The Mystery of Ezra Klein | The Daily Caller
The Education of Ezra Klein (and Barack Obama) continues: In 2007, Young Ezra Klein was full of enthusiasm about the cost-saving potential of electronic record keeping in the health industry. The failure to rapidly adopt this new technology was nothing less than an indictment of the American Way of Medicine:
I've never read a compelling explanation of why the nation's doctors and hospitals haven't broadly adopted electronic medical records. It's not as if they're allergic to technology. At this point, cardiovascular care employs every strategy but astral projection to keep our [hearts] in rhythm. It's not as if it wouldn't be cheaper and easier for them. …
That all these factors haven't spurred our private providers to incorporate such broadly appreciated technology should be one of our first signs that American medicine is not responding to the incentives we'd expect.
Others, such as Drs. Jerome Groopman and Pamela Hartzband, were skeptical when President Obama made subsidizing electronic medical records a centerpiece of both his stimulus ($19 billion subsidy) and health care reform plans:
Last week, President Barack Obama convened a health-care summit in Washington to identify programs that would improve quality and restrain burgeoning costs. He stated that all his policies would be based on rigorous scientific evidence of benefit. The flagship proposal presented by the president at this gathering was the national adoption of electronic medical records — a computer-based system that would contain every patient's clinical history, laboratory results, and treatments. This, he said, would save some $80 billion a year, safeguard against medical errors, reduce malpractice lawsuits, and greatly facilitate both preventive care and ongoing therapy of the chronically ill.
Following his announcement, we spoke with fellow physicians at the Harvard teaching hospitals, where electronic medical records have been in use for years. All of us were dumbfounded, wondering how such dramatic claims of cost-saving and quality improvement could be true.
There's an argument that we're eventually going to look back at the stimulus bill's investment in electronic medical records as the most important improvement the Obama administration made to the health-care delivery system — and, if the more optimistic assessments are right, as a crucial piece of infrastructure that allowed us to eventually get costs under control.
But evidence of significant savings is scant, and there is increasing concern that electronic records have actually added to costs by making it easier to bill more for some services.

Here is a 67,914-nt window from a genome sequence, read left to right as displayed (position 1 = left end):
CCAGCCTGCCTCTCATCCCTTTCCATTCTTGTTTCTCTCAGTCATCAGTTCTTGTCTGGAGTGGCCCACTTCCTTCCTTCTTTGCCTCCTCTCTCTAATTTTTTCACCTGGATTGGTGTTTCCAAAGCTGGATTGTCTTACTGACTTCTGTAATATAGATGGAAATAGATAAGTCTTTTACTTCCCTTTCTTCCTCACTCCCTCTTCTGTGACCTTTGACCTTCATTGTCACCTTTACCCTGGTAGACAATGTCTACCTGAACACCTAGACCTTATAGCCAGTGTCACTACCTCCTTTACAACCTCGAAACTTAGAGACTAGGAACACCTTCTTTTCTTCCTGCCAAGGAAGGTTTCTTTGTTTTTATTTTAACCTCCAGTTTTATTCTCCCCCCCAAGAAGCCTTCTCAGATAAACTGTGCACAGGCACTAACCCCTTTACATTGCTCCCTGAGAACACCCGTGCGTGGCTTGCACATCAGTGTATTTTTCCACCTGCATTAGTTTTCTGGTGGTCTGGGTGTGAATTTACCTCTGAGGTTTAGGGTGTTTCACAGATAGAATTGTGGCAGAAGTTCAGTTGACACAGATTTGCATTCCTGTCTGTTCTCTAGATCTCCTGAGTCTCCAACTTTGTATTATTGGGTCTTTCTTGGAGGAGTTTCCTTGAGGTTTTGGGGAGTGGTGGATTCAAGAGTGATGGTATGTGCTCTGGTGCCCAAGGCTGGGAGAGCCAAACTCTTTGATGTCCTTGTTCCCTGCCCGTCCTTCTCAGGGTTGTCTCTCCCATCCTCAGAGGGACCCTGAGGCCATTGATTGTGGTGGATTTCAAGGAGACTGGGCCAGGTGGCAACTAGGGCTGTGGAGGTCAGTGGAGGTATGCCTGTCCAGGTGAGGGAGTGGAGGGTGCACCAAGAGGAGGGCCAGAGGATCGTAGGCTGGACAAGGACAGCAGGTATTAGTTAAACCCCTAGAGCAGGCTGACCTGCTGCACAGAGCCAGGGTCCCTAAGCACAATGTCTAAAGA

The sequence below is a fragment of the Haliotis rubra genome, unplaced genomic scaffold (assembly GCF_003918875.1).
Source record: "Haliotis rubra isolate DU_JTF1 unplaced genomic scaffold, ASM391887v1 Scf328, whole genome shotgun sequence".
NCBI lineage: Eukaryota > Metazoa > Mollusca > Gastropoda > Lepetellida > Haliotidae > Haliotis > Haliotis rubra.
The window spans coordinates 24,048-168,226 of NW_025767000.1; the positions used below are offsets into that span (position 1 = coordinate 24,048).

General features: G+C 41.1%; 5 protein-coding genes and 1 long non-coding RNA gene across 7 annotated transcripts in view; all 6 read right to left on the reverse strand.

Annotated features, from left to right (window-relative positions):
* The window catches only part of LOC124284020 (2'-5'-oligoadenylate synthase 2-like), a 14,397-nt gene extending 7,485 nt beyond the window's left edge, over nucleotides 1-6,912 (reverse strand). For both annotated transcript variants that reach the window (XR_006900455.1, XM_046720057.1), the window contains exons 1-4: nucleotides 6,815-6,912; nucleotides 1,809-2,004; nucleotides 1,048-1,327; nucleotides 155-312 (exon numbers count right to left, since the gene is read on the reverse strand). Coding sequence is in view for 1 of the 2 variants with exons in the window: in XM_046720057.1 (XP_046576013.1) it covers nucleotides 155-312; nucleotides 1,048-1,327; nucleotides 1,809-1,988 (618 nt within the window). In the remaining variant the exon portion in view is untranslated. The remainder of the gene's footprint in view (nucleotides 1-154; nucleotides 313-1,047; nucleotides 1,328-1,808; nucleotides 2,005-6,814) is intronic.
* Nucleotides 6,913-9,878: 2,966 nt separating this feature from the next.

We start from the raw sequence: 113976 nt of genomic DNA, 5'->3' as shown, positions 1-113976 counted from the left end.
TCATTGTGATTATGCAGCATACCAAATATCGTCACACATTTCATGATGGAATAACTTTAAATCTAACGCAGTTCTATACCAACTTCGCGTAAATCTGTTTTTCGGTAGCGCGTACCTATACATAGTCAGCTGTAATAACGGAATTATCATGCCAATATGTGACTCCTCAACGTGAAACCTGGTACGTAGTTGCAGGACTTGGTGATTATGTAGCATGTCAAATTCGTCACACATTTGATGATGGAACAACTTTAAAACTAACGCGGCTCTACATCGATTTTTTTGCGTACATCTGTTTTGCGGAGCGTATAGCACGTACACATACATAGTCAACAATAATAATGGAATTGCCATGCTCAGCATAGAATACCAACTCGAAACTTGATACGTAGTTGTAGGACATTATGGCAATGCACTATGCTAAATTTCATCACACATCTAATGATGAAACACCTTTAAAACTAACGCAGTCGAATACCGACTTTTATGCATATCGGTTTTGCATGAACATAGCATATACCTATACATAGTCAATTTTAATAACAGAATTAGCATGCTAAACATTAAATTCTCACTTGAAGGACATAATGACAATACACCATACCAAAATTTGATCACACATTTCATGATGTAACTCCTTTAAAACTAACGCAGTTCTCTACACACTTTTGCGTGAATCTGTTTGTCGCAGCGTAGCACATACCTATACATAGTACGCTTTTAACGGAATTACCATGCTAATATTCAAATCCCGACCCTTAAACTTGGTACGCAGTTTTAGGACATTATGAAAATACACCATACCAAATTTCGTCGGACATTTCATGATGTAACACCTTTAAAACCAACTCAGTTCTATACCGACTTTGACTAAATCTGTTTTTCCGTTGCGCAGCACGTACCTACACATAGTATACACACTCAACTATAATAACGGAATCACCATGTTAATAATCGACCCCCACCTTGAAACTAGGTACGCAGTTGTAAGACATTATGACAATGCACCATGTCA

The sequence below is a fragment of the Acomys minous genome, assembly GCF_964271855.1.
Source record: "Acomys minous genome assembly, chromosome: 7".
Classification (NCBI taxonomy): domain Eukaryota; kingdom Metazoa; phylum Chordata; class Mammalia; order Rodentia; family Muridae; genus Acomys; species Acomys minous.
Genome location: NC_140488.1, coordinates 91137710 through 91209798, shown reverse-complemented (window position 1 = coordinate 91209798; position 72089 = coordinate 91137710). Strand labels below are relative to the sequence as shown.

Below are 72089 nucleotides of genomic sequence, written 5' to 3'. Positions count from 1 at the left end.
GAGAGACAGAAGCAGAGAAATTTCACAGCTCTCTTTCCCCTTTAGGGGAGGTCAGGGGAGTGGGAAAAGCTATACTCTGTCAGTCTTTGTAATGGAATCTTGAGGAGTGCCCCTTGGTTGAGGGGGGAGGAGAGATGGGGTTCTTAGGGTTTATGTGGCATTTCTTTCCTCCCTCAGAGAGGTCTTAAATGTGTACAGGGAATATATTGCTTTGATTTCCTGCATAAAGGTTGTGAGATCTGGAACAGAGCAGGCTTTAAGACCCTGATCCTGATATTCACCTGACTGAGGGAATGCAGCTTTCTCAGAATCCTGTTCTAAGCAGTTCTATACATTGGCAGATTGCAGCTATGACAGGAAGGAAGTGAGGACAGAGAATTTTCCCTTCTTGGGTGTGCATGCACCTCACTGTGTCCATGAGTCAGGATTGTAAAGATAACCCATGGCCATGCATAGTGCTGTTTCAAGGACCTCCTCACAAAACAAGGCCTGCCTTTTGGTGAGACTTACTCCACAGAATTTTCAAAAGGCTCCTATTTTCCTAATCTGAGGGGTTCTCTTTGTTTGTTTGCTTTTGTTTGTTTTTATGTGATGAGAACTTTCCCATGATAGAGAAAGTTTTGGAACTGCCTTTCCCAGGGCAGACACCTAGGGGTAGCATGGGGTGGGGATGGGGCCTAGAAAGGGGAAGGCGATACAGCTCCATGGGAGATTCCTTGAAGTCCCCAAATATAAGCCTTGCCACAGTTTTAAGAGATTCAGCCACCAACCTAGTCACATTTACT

It turns out that electronic records allow hospitals to easily "upcode" procedures, charging more for them, while removing some of the hassle of ordering expensive tests. As Groopman and Hartzband note, the most common kind of costly medical error is misdiagnosis–and those misdiagnoses are now spread far and wide at the speed of electricity rather than carbon paper. Doctors may also be discovering something Microsoft employees discovered long ago: computers allow the exponential proliferation of bureaucratic paperwork. You don't even need the paper.
It's possible electronic medical records will still pay off, once systems are more widespread, "interoperable," and adapted to the mobile devices like iPads. More training may be necessary. It's also possible that this payoff was actually delayed because Obama's massive subsidy paid doctors to install systems rapidly before figuring out which ones were best. And it's possible there will be no cost-saving payoff at all. Klein's "Wonkblog" colleague, Sarah Kliff, ends her recent analysis on a decidedly agnostic note:
The larger American health-care system isn't even in a position yet to figure out whether cost savings are possible …
What are we to make, then, of Klein's confident enthusiasm in 2010 and earlier? Did he really believe it? I assume he did (in the sense that he wasn't cynically BSing). But why? Was it a) the result of a continuing process of investigation in which he confronted the best arguments against the idea or b) something some expert (not Groopman!) told him or c) a convenient belief because it plugged a political hole for Democrats, allowing Obama and his supporters to pretend that universal health care coverage was going to be a lot cheaper than people thought (thanks to the cost-saving bonanza of electronic records)? If a belief satisfies criterion (c), does Klein even really care if it satisfies (a)?
This is the epistemological mystery of Ezra Klein. It's not a mystery for most journalists–they claim to be playing Game (a). If they fall short, that's highly embarrassing for them. It's not a mystery for President Obama–he's a politician who wanted to pass a universal health insurance coverage plan. He's playing Game (c). If a theory like "green jobs" or "electronic medical record savings" plugs a political hole for him, he's going to go for it (having probably concluded that even if, say, electronic medical record savings turn out not to be real, the country's still better off with greater Obamacare coverage). Klein poses as a "wonk," indicating he may think he's playing Game (a), but his history on the electronic records issue suggests that if he is he's deluding himself–and his readers.
Hoaxer, self-hoaxer, or just confused? When they are through with Manti Te'o maybe the nation's amateur detectives can turn to Klein.